Regular physical exercise is associated with increased longevity and a lower risk of developing several age-associated diseases. In addition, regular exercise has been purported as a simple lifestyle intervention to counteract the deleterious effects of age-associated changes in immunity known as immunosenescence. Etiology of immunosenescence is multifaceted and can impact on both arms of the immune system. Since 1990, several longitudinal ageing studies using aerobic- and/or resistance-based exercise provided growing information on the benefits of exercise in both innate immunity and adaptive immunity. Regular exercise can improve responses to vaccines, NK-cell function, neutrophil phagocytic activity, and T-cell proliferation. It also reduces circulatory inflammatory mediators and inflammatory response to bacterial challenge. These findings provide a strong indication that habitual exercise has immune regulatory properties and may help delay the onset of immunosenescence.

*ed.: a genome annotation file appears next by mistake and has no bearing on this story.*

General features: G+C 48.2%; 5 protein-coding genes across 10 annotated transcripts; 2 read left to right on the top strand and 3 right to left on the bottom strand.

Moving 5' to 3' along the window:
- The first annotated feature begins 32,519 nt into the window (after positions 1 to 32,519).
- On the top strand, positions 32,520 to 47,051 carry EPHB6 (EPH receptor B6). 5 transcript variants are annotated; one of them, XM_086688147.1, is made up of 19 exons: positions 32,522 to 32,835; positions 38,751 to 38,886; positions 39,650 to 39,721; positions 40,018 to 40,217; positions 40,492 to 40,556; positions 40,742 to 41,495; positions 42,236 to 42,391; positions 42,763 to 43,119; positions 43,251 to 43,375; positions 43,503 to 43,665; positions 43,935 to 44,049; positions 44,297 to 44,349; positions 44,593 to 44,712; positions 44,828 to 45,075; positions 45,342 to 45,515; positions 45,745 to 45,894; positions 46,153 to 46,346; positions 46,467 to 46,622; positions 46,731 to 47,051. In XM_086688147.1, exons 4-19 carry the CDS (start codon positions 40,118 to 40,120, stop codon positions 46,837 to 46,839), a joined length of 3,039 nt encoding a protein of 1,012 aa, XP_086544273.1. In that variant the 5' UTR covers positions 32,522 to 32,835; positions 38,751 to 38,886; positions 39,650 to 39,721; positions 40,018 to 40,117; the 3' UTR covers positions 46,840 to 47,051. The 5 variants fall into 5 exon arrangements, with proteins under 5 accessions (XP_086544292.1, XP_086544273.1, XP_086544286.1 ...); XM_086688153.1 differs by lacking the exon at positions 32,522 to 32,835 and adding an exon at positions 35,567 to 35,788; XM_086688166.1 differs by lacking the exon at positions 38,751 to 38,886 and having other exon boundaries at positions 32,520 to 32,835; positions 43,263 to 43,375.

|Original language||English (US)|
|Title of host publication||Immunology of Aging|
|Publisher||Springer-Verlag Berlin Heidelberg|
|Number of pages||29|
|ISBN (Print)||3642394949, 9783642394942|
|State||Published - Jan 1 2014|
ASJC Scopus subject areas